Blackout: Exploring a Slice of San Diego in the Dark | KCET
Blackout: Exploring a Slice of San Diego in the Dark
San Diego County is filled with people who are self-reliant and prepared for any emergency - or so the narrative goes. When I covered the 2007 wildfires, I heard a lot of comparisons to Hurricane Katrina and the chaos of the Superdome versus the well-behaved, organized events at Qualcomm Stadium. "Hell," said one guy back then, chuckling and waving away gently drifting ash, "we even have clowns here for the kids. Clowns!"
There is no discounting the indomitable human spirit, kindness, and resilience people showed during the fires. However, yesterday's blackout, which not only covered all of San Diego but touched adjoining counties and stretched well into Mexico and Arizona, showed that San Diegans handle crises very well, but unexpected inconveniences just as badly as everybody else.
Right after the lights went out, people were unable to make or receive cell phone calls, although everybody seemed to be able to get on Facebook and bitch about how they had no power. Some people blamed Mexico, others, the Tea Party; still others said it was all President Obama's fault. When I realized the extent of the outage, I decided to drive around to see what it was like.
I had gone about half a mile when a barefoot man in a golf shirt and baggy bermuda shorts ran in front of my car and motioned for me to turn around. A water main had ruptured, pumping out water onto a flooded street that had suddenly developed frightening twists and buckles. "That's my house," he said, indicating a wet front lawn. "This whole block could go at any minute and we can't get through to anybody who can come and fix it so we're trying to direct traffic around the street."
He broke off to flag down a van. As I walked back to my car, I heard the driver screaming something that sounded like, "What the fuck do you mean I can't fucking go through this fucking street? I have to go to work and I have fucking kids in this fucking car." Other drivers were leaning on their horns or gesticulating wildly at the bedraggled, dampened people in the street.
It was the same everywhere: impatient, hot, frustrated people yelling at each other, lining up at gas stations that had no gas to give, or speeding through intersections without working stoplights that were already littered with bits of broken glass and plastic. I punched on the radio and flipped through the stations for more information, but nobody knew anything and were instead speculating on the cause of the massive outage. "Terrorism." "Terrorism." "Nine eleven." "El terrorismo." Traffic was horrible. I got fed up and went back to my house, circumventing the flooded block, which had finally been cordoned off by police.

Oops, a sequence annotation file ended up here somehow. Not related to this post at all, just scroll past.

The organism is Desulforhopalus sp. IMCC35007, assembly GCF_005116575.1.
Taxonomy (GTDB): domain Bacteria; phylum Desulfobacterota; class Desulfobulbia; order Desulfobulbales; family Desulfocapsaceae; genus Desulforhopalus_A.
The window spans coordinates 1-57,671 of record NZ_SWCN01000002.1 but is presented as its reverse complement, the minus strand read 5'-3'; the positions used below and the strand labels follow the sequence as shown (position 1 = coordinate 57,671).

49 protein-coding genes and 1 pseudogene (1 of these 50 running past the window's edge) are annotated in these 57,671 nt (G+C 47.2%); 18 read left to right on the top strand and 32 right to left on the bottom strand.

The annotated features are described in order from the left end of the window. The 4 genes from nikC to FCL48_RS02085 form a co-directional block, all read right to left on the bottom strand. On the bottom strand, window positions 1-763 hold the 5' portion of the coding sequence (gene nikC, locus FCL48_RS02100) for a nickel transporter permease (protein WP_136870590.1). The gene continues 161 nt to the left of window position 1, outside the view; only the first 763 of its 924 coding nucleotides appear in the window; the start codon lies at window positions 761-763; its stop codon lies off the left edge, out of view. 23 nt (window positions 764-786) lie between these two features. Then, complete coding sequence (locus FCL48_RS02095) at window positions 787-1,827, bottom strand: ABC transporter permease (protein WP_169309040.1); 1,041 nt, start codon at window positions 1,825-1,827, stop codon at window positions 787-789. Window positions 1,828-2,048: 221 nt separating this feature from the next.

Things mellowed around dusk. Most people had gone home, but there were no televisions, no leaf-blowers or lawnmowers; not even many airplanes were overhead since flights out of San Diego were grounded. While desert communities sweltered in the unrelenting heat, it was cool enough in San Diego that some of my neighbors had decided to throw an impromptu party, but unlike other nights where their music and party-drama carried clearly to my bedroom window, there was no obnoxious noise, only low conversation and clinking bottles.
I sat outside with my dog for much of the night, content to listen to my neighbors murmur and laugh, and looked up at the stars, more stars than I had ever seen before from my backyard. The night was beautifully warm and clear and the moon was so bright that it nearly hurt my eyes to look at it. I was suddenly suffused with a sense of well-being. This is how it should be, I thought. Now that we are in our homes and we aren't stuck or frustrated, look how content we all are just to sit outside and hang out in the quiet and just watch the stars. Maybe I hadn't been fair earlier.
Suddenly, the power went back on, followed almost immediately by loud whoops and even louder explosions as some fuse lines blew. My neighbors cheered. "Happy New Year!" they yelled drunkenly, and turned on the music.
Brooke Binkowski a native San Diegan, a former Los Angeles radio reporter, and now a freelance reporter and full time International Studies student a UC San Diego
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